Elsewhere in New York City, a gangster called Bull and his dozen or so men have learned that it’s Cap’s turn on monitor duty. With the other Avengers (Thor, Iron Man, the Wasp and Giant-Man) elsewhere, Bull and his men decide it’s their best chance to mount a raid on Avengers Mansion and make off with some of the Top Secret tech and national defense secrets in the place. Continue reading

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IRON MAN VS THE BLACK KNIGHT

robert downey jr iron manHere at Balladeer’s Blog I like to listen to you readers. Many of you have enjoyed my takes on the earliest adventures of Marvel Comics characters like the Avengers, X-Men, Captain America, Thor and the Hulk. The MOST popular so far was my look at the first 20 Iron Man stories in the 1960s, so here is a bonus I.M. blog post picking up where that original one left off.

tales of suspense 59TALES OF SUSPENSE Vol 1 #59 (November 1964)

Title: The Black Knight

Villain: The Black Knight (Nathan Garrett)   

Comment: This issue of Tales of Suspense allows for a lot of side notes about the evolution of Marvel Comics’ particular iteration of the Black Knight figure AND the nature of the Marvel vs DC competition of the time. 

           The reason that Marvel Comics began pairing up some of its heroes in one particular comic book was because of a new agreement with their rivals at DC. Each had agreed, “arms limitation”-style, to limit the number of titles they published per month for a time. Instead of having two separate comic books for Iron Man and Captain America, Tales of Suspense featured both heroes in individual adventures.

            Similarly, instead of having separate comic books for the Hulk, Giant-Man & the Wasp and the Sub-Mariner, they shared Tales to Astonish in different combinations for a time. Strange Tales was likewise shared by Dr Strange, Nick Fury and the Johnny Storm Human Torch.

All of this stayed within the title-limitation arrangement made with DC while still allowing many of Marvel’s most popular characters to remain on newsstands along with Spider-Man, Thor, the Avengers, the X-Men and the Fantastic Four.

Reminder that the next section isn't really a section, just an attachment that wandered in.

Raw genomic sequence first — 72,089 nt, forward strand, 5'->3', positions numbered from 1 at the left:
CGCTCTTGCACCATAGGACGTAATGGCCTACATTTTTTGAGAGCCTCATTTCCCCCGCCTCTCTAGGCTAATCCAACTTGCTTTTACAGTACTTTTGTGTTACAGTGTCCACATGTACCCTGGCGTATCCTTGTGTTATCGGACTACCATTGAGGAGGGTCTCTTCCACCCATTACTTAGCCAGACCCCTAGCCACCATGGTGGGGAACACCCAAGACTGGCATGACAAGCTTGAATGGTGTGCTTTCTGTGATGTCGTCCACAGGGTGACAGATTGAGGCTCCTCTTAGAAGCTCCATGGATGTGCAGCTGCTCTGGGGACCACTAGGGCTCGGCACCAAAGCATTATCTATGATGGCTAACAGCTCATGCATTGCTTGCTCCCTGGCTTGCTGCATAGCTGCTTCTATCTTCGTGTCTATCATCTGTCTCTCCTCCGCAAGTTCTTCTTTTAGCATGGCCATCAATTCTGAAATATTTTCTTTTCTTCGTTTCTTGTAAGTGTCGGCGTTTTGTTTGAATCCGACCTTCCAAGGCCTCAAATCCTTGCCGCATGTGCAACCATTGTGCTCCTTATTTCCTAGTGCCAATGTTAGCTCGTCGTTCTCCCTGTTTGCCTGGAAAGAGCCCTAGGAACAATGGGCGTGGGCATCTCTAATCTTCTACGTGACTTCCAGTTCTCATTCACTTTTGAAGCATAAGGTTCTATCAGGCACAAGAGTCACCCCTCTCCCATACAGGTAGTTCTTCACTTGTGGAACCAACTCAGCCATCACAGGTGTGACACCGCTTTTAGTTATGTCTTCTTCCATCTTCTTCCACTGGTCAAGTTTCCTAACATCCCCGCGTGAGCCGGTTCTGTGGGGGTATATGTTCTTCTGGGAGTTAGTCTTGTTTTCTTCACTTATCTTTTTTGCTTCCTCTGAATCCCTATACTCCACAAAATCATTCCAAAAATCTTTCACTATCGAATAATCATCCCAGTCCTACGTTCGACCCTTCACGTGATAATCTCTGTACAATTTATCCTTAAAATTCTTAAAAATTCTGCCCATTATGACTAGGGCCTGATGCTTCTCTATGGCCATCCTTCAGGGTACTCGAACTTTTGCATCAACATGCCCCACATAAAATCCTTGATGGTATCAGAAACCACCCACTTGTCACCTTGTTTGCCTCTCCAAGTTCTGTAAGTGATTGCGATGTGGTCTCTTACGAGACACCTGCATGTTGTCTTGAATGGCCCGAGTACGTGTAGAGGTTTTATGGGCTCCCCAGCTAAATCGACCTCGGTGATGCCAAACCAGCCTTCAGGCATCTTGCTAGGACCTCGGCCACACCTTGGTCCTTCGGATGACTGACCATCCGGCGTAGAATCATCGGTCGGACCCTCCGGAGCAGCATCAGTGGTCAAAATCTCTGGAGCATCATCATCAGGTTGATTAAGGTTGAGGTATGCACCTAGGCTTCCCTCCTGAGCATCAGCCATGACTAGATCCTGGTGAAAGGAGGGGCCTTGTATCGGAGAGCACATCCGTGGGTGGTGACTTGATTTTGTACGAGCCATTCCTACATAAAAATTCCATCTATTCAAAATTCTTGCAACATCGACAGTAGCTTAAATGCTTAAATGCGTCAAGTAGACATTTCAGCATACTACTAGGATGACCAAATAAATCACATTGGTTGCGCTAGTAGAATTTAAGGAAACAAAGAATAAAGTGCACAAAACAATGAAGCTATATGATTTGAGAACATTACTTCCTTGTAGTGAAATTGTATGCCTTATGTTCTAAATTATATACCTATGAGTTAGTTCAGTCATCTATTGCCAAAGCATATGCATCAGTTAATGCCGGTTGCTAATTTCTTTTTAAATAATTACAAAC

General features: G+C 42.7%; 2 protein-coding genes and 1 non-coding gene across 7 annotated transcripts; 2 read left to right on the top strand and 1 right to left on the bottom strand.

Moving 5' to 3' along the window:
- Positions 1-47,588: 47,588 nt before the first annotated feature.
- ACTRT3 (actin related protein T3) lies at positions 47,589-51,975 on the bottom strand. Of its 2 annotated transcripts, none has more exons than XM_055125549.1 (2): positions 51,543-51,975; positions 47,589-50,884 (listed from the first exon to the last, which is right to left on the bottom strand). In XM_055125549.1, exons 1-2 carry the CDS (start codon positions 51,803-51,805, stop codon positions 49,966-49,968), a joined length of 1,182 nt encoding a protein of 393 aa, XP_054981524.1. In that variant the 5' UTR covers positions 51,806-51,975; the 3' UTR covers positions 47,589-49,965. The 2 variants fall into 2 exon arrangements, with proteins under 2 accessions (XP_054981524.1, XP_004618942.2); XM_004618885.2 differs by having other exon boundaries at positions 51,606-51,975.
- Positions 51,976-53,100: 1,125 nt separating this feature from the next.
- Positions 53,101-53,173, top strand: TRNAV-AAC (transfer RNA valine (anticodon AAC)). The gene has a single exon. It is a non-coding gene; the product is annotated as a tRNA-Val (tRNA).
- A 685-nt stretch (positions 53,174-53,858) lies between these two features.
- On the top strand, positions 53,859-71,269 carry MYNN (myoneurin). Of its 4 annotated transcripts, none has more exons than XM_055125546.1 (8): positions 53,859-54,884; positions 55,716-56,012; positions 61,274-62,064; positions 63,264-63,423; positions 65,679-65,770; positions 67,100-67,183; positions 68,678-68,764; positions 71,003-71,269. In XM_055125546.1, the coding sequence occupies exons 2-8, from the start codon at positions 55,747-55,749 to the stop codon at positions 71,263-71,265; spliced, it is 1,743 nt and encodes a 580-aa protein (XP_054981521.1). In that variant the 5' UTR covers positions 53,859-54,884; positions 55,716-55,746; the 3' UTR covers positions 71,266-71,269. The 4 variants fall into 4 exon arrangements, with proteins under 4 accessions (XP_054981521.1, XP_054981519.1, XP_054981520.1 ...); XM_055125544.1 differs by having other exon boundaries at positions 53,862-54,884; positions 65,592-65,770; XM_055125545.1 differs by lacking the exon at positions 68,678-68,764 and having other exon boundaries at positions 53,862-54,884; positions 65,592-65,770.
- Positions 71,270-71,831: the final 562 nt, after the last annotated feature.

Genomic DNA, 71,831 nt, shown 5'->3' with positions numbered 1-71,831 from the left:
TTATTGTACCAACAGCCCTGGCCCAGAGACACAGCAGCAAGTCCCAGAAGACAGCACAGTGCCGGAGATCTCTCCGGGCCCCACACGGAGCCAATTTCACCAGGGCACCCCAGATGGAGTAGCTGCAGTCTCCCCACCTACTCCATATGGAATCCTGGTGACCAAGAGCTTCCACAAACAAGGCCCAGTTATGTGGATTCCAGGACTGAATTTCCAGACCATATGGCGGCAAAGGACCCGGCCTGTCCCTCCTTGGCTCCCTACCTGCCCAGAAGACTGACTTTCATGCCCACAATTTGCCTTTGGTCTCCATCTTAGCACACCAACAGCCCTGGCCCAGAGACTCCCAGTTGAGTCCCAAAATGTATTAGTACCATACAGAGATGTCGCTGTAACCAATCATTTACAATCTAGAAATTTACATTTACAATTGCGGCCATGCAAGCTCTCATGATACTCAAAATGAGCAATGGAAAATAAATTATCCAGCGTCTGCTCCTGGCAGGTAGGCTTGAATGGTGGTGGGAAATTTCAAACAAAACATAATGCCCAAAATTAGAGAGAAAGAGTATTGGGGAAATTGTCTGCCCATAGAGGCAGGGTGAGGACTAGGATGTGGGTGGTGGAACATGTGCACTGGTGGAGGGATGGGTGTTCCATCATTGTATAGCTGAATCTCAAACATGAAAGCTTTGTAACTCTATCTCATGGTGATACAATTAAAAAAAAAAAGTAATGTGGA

iron man vs black knightSynopsis: The Black Knight (Nathan Garrett), usually a supervillain opponent of Giant-Man & the Wasp, was in prison following the recent clash between the Avengers and Baron Zemo’s original Masters of Evil, of which he was a member. The Knight’s winged horse Elendil at last located its master’s cell window, allowing him to retrieve some chemicals from its saddle-bag. With those chemicals the Black Knight dissolved the bars of his cell, mounted Elendil and flew off, wanting revenge. Continue reading

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SON OF SATAN: MOST HALLOWEENISH COVERS

masc graveyard smallerBalladeer’s Blog’s Month-long celebration of Halloween nears its end for 2020 as I take a look at the most seasonal covers of the 1970s Marvel Comics series Son of Satan. The latest Marvel television show, Helstrom, is a very watered-down and weak version of their horror character Daimon Hellstrom, the son of Satan and a mortal woman. (They didn’t even use both “L’s” in the name Hellstrom for the series title, as if h-e-l-l is too shocking for public use.)

Marvel later renamed Daimon from Son of Satan to the catchier “Hellstorm” – a play on his last name. From what I’ve read the tv show doesn’t even commit to him being Satan’s son. Wimps. He FIGHTS Satan, for crying out loud, so where’s the harm!

Son of satan 1MARVEL SPOTLIGHT Vol 1 #12 (October 1973)

Title: The Son of Satan

Villain: Satan

Comment: Daimon Hellstrom and his half-sister Satana (click HERE) were both born of human mothers but with Satan as their father. Satana followed their father’s evil path but Daimon rebelled, fighting against their father and his minions and even trying to become a priest at one time.

In his secret identity Daimon was a professor of parapsychology and religion plus he served as an exorcist. When he held up both hands with three fingers up on each hand (the sign of the trident) he mystically transformed into his Son of Satan regalia complete with a pitchfork.